Software that performs secret-based memory access is vulnerable to well-known cache-based side channel attacks, which can be used to extract secrets based on memory access patterns. These attacks are generally applicable to all software that handles secrets, including software within a Trust Domain (TD) that runs using Intel® Trust Domain Extensions (Intel® TDX) with Multi-Key Total Memory Encryption (MKTME).
Intel TDX helps mitigate a variety of potential attacks in virtualized systems with an untrusted, even potentially malicious, Virtual Machine Monitor (VMM). This is achieved in part by preventing the VMM from using KeyIDs that are reserved for use by TDs, helping ensure the VMM cannot directly generate requests to TD private memory with TD private KeyIDs. The VMM can still try to access TD private memory using an incorrect KeyID, resulting in potential caching of KeyID aliases, which are copies of the same physical address decrypted using different KeyIDs.
Since Intel processors will force evictions of older aliased data in certain configurations and circumstances, they are affected by some new variants of cache-based side channel attacks from the untrusted VMM when Intel TDX is enabled. These new variants enable a malicious or untrusted VMM to learn memory access patterns of victim TDs. Such attacks can be mitigated through careful coding practices that avoid secret-dependent memory access. Finally, Intel processors may implement new or modified memory coherence flows in the future; therefore, software must not rely on the presence or absence of these KeyID alias handling flows for correct operation.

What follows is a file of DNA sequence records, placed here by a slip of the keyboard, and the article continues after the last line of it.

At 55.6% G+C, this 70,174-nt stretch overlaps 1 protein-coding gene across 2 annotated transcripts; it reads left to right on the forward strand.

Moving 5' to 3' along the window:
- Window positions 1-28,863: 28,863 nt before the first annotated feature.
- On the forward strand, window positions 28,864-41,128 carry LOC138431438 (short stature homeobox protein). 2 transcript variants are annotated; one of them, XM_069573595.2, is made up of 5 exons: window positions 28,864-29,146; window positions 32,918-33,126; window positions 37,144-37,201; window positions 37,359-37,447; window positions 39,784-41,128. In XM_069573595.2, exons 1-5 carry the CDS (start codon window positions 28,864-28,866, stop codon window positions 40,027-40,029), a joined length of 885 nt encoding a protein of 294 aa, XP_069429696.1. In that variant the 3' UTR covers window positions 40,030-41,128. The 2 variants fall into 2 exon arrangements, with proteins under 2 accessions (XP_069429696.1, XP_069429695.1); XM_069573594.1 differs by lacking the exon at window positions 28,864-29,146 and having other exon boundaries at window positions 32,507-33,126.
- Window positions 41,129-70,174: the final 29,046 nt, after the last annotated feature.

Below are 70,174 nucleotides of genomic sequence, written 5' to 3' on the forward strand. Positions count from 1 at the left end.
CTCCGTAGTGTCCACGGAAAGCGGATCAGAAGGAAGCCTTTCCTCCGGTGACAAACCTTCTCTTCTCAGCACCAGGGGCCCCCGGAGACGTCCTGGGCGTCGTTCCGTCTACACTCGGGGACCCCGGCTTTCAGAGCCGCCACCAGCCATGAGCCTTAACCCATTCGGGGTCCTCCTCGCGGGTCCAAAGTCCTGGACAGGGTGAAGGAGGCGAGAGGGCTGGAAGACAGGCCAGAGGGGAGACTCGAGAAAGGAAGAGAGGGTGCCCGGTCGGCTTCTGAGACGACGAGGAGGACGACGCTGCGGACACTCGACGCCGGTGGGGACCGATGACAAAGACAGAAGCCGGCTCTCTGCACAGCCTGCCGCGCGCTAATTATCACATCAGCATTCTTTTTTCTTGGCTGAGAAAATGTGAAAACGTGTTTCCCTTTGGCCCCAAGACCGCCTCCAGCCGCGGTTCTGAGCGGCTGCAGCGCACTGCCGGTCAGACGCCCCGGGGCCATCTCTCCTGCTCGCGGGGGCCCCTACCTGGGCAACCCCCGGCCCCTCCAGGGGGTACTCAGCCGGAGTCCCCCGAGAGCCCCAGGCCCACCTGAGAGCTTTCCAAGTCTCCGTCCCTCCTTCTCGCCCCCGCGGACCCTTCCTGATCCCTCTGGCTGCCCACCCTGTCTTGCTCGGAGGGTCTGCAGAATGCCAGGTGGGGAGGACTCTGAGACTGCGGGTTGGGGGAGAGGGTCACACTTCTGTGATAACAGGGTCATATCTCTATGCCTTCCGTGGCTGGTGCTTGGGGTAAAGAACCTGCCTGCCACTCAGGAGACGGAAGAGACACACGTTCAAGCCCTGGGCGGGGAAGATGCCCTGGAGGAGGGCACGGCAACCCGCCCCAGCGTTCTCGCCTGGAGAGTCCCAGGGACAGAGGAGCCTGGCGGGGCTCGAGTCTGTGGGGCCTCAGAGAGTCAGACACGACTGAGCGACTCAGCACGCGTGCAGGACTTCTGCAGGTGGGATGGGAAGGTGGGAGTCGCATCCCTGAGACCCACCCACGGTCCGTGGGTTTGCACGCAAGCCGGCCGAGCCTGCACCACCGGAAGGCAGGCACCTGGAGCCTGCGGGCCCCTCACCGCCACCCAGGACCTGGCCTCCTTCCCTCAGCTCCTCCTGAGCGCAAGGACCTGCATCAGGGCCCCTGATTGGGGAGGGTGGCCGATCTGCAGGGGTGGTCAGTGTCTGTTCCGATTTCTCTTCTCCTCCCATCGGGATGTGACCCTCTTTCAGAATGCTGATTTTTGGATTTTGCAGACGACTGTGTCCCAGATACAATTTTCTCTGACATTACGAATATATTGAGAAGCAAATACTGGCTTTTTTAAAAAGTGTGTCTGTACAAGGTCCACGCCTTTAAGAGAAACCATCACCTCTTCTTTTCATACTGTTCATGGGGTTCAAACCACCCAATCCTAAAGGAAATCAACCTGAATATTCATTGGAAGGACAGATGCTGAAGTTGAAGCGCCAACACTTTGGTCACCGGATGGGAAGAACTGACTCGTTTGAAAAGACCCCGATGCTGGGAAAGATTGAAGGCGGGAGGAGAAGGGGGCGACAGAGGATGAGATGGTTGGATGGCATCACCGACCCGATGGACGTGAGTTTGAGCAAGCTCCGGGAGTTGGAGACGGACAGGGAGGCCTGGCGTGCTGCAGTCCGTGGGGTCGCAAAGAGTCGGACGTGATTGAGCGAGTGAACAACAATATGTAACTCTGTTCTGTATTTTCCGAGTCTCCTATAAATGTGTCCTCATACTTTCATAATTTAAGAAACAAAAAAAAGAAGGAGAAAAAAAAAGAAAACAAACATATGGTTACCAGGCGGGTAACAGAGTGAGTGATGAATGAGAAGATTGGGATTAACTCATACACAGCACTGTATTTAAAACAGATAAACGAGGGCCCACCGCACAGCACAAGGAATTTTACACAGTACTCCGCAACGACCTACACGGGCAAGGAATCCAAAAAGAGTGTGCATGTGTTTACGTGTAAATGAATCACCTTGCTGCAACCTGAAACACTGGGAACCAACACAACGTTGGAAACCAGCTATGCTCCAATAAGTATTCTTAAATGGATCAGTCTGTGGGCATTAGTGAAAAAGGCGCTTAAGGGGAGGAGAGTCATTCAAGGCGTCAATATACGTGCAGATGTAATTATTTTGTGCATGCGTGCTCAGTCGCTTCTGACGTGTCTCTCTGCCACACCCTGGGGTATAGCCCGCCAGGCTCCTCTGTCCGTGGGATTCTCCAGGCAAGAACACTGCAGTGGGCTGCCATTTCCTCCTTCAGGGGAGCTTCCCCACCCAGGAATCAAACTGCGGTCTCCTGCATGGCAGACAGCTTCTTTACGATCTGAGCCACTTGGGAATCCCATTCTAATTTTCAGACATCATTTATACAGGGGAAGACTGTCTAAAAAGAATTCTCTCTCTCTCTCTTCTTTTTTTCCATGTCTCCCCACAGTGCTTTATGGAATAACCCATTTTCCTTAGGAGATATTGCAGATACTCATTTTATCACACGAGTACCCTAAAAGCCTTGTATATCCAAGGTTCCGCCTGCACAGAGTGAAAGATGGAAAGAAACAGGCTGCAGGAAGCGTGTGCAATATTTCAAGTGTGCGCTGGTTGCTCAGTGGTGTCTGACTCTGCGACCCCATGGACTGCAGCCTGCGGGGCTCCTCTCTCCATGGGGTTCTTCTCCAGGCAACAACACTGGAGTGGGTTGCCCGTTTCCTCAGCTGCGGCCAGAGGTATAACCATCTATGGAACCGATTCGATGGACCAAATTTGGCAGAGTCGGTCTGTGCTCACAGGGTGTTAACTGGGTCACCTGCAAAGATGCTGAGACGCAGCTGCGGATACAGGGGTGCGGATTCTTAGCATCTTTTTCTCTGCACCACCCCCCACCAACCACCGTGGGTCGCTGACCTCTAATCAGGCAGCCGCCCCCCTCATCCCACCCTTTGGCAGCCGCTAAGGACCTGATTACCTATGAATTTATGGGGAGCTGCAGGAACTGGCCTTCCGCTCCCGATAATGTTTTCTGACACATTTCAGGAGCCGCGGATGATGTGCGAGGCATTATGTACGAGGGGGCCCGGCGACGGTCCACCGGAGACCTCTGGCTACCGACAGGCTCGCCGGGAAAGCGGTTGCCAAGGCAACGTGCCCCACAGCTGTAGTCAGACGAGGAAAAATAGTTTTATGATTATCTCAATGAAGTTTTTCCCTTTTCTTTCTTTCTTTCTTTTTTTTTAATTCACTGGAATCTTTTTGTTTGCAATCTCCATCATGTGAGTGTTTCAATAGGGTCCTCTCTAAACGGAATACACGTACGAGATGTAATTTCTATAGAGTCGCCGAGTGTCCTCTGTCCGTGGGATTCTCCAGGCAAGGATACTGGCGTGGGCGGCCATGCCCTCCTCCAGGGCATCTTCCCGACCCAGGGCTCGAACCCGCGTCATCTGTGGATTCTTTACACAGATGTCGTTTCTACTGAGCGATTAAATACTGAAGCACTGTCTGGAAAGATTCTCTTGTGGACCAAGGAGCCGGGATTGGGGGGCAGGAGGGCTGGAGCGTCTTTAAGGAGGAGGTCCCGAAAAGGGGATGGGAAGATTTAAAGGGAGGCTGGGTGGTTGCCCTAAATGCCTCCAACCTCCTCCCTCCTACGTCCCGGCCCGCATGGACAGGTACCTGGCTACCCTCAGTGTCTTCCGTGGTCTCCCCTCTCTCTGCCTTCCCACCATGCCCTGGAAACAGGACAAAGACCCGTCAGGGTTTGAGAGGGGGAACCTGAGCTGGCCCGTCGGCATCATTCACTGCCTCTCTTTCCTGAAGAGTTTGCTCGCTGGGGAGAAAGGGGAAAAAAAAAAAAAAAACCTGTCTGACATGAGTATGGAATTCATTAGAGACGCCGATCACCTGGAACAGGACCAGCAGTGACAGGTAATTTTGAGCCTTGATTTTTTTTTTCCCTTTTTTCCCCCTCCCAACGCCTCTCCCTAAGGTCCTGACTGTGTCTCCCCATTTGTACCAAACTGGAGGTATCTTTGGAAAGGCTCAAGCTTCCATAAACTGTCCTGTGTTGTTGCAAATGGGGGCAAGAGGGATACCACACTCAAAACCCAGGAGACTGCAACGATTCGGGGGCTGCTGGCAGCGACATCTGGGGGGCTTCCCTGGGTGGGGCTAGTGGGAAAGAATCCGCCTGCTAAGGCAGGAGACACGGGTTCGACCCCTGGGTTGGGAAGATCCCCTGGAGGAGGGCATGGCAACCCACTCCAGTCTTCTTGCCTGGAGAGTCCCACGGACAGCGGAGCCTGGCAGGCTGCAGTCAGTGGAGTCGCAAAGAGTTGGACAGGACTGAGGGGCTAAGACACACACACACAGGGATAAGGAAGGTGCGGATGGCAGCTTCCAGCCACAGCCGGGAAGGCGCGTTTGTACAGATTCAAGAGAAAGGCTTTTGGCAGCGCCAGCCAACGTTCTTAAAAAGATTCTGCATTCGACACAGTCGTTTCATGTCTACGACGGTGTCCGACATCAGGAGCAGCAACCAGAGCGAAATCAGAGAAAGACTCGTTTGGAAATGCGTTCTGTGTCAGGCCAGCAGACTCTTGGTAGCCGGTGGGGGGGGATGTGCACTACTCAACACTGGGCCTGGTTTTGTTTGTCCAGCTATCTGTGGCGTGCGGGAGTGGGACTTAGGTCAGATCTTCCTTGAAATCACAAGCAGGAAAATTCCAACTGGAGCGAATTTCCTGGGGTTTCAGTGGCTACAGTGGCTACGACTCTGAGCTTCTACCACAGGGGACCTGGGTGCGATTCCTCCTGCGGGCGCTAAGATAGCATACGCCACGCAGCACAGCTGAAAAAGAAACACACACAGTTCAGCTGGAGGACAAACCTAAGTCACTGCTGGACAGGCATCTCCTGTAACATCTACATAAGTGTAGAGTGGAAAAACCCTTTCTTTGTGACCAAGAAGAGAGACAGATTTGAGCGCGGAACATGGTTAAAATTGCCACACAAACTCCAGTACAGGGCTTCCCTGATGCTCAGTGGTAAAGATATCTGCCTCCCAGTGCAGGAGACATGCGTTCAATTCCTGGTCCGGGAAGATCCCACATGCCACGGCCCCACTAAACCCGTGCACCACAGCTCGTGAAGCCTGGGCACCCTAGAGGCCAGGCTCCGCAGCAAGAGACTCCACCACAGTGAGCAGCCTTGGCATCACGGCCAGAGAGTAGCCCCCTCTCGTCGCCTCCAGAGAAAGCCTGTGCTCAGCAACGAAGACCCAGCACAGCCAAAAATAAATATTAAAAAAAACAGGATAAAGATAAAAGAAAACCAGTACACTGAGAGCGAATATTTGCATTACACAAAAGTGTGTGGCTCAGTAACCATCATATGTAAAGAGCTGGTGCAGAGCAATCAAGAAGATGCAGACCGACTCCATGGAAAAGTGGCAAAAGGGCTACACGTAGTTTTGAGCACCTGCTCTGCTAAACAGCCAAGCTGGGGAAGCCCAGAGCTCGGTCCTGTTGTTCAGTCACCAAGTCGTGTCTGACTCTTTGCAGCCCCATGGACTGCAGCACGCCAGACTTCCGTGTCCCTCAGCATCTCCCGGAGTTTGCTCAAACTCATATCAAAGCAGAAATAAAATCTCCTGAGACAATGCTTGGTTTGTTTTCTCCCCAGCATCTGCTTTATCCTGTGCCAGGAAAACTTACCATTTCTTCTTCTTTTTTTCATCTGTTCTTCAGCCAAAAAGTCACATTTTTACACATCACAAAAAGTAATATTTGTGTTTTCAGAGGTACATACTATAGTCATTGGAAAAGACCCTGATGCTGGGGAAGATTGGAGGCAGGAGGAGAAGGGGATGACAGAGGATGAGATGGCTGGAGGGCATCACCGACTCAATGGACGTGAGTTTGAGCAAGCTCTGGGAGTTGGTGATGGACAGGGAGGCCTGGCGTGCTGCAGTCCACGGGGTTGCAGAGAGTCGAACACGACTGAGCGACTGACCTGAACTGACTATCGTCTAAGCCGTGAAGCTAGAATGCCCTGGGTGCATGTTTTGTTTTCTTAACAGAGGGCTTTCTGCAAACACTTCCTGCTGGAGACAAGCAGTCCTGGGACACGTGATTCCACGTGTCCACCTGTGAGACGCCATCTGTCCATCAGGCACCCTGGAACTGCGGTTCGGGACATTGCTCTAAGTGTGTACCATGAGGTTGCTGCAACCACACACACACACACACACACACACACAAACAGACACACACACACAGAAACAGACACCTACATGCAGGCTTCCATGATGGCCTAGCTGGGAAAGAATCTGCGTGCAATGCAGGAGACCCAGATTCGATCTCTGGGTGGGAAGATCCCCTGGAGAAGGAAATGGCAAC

Cache Based Timing Side Channel Attacks
This class of attacks often affects software that exhibits secret-dependent memory access patterns and can potentially result in leakage of a secret. Currently, there are many types of cache-based side channels (Prime + Probe, Flush + Reload), which vary in their precision and efficiency. For example, Prime and Probe attacks are relatively less precise and inefficient, because they depend on cache set collisions, while Flush and Reload attacks allow targeting a specific cacheline and are more efficient.
Intel® Trust Domain Extensions (Intel® TDX)
Intel TDX provides a Trusted Execution Environment (TEE) for executing Virtual Machines (VMs) even when managed by an untrusted or even potentially malicious VMM. More specifically, TDX enforces CPU, memory, and I/O isolation for TDX-protected VMs or TDs and helps protect TD resources against unauthorized access and modification by the VMM.
MKTME is a key building block of TDX. It enables the CPU to encrypt each TD’s memory with a unique Advanced Encryption Standard (AES) key. Each memory request includes a KeyID that is used to specify the key that should be used to encrypt/decrypt memory associated with that request. This KeyID flows from the CPU through the caches to the memory controller, and every cache tag at all levels of the memory hierarchy in the system includes a KeyID.
The Intel TDX architecture partitions KeyIDs between Shared (VMM) and Private (TDX) usage in order to prevent the VMM from directly accessing TD private memory. Specifically, a VMM is prohibited from generating requests with Intel TDX KeyIDs and therefore can’t read/write TD private memory successfully. However, it can still access TD private memory using an incorrect KeyID, resulting in potential caching of ‘KeyID aliases,’ which are copies of the same physical address decrypted using different KeyIDs.